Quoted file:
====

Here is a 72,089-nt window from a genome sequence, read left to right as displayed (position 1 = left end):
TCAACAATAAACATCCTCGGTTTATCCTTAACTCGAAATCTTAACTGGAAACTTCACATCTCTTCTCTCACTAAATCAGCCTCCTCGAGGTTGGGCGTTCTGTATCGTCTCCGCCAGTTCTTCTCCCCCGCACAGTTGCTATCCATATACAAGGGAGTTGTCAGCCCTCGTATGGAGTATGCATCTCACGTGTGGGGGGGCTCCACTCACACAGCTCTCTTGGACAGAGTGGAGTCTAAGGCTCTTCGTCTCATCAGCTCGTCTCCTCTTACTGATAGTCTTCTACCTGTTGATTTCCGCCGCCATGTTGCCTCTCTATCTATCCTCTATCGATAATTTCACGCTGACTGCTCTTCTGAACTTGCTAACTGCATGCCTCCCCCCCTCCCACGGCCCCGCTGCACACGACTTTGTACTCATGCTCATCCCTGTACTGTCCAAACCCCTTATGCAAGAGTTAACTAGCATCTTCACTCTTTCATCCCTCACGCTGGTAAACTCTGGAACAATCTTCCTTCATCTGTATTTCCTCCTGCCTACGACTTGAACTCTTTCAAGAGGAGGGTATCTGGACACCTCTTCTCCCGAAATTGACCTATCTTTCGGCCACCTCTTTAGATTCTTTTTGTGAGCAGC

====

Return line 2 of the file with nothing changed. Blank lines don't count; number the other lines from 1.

TCAACAATAAACATCCTCGGTTTATCCTTAACTCGAAATCTTAACTGGAAACTTCACATCTCTTCTCTCACTAAATCAGCCTCCTCGAGGTTGGGCGTTCTGTATCGTCTCCGCCAGTTCTTCTCCCCCGCACAGTTGCTATCCATATACAAGGGAGTTGTCAGCCCTCGTATGGAGTATGCATCTCACGTGTGGGGGGGCTCCACTCACACAGCTCTCTTGGACAGAGTGGAGTCTAAGGCTCTTCGTCTCATCAGCTCGTCTCCTCTTACTGATAGTCTTCTACCTGTTGATTTCCGCCGCCATGTTGCCTCTCTATCTATCCTCTATCGATAATTTCACGCTGACTGCTCTTCTGAACTTGCTAACTGCATGCCTCCCCCCCTCCCACGGCCCCGCTGCACACGACTTTGTACTCATGCTCATCCCTGTACTGTCCAAACCCCTTATGCAAGAGTTAACTAGCATCTTCACTCTTTCATCCCTCACGCTGGTAAACTCTGGAACAATCTTCCTTCATCTGTATTTCCTCCTGCCTACGACTTGAACTCTTTCAAGAGGAGGGTATCTGGACACCTCTTCTCCCGAAATTGACCTATCTTTCGGCCACCTCTTTAGATTCTTTTTGTGAGCAGC